Street gangs on the rise in South America: Are Central America's 'Maras' among them?
South American street gangs may not be as notorious as the violent 'maras,' but they pose a significant threat to security, writes guest blogger Geoffrey Ramsey.
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This resulted in a spike in the number of gang members being sent to El Salvador, Honduras, Guatemala, and elsewhere. By some estimates, as many as 20,000 criminals were sent to Central America between 2000 and 2004, and the trend has continued to this day. Sources in US law enforcement have told InSight Crime that around 100 ex-convicts are deported every week to El Salvador alone.Skip to next paragraph
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But because South American migrants never formed a significant portion of the membership of these LA gangs, large-scale maras are not likely to develop south of the Darien Gap. However, this is not to say that domestic gangs are not a major threat to security in South America. Countries across the continent are seeing a steady rise in the incidence of homicides, extortion, drug distribution, and kidnapping, mostly driven by urban street gangs.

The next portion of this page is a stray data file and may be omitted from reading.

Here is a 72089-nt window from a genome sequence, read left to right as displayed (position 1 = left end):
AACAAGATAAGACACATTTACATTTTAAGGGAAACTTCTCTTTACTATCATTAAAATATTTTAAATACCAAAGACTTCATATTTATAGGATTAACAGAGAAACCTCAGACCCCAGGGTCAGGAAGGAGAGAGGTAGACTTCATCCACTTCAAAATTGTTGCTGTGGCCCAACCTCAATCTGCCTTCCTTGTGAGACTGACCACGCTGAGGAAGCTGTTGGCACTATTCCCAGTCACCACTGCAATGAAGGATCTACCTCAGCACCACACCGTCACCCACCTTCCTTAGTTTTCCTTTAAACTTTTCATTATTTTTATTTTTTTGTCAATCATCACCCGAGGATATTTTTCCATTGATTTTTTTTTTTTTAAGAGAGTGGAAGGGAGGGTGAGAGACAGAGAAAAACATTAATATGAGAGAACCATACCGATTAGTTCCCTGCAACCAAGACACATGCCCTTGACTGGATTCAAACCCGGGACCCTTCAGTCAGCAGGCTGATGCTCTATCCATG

In countries like Colombia and Brazil, which are plagued by more organized criminal groups, the problem is more complex. These organizations often “subcontract” street gangs to serve as their enforcers, using them to cement their control over urban areas. Like the groups in the US, many South American gangs use prisons as a kind of home base and recruiting ground. Prisons in Venezuela, Brazil and Bolivia are often almost entirely controlled by the gangs themselves, and it is not uncommon for gang leaders to run their organizations from behind bars.
South American street gangs may not be as notorious as Central America’s maras, but they pose a significant threat to security. What’s more, it could be set to worsen. UN officials have warned of a surge of cocaine consumption among youths in South America, led by Uruguay, Chile and Argentina (link in Spanish). With the domestic market rising, the incentive to control it is higher, meaning that gang violence in the region could become even more serious.
– Geoffrey Ramsey is a writer for Insight – Organized Crime in the Americas, which provides research, analysis, and investigation of the criminal world throughout the region. Find all of his research here.
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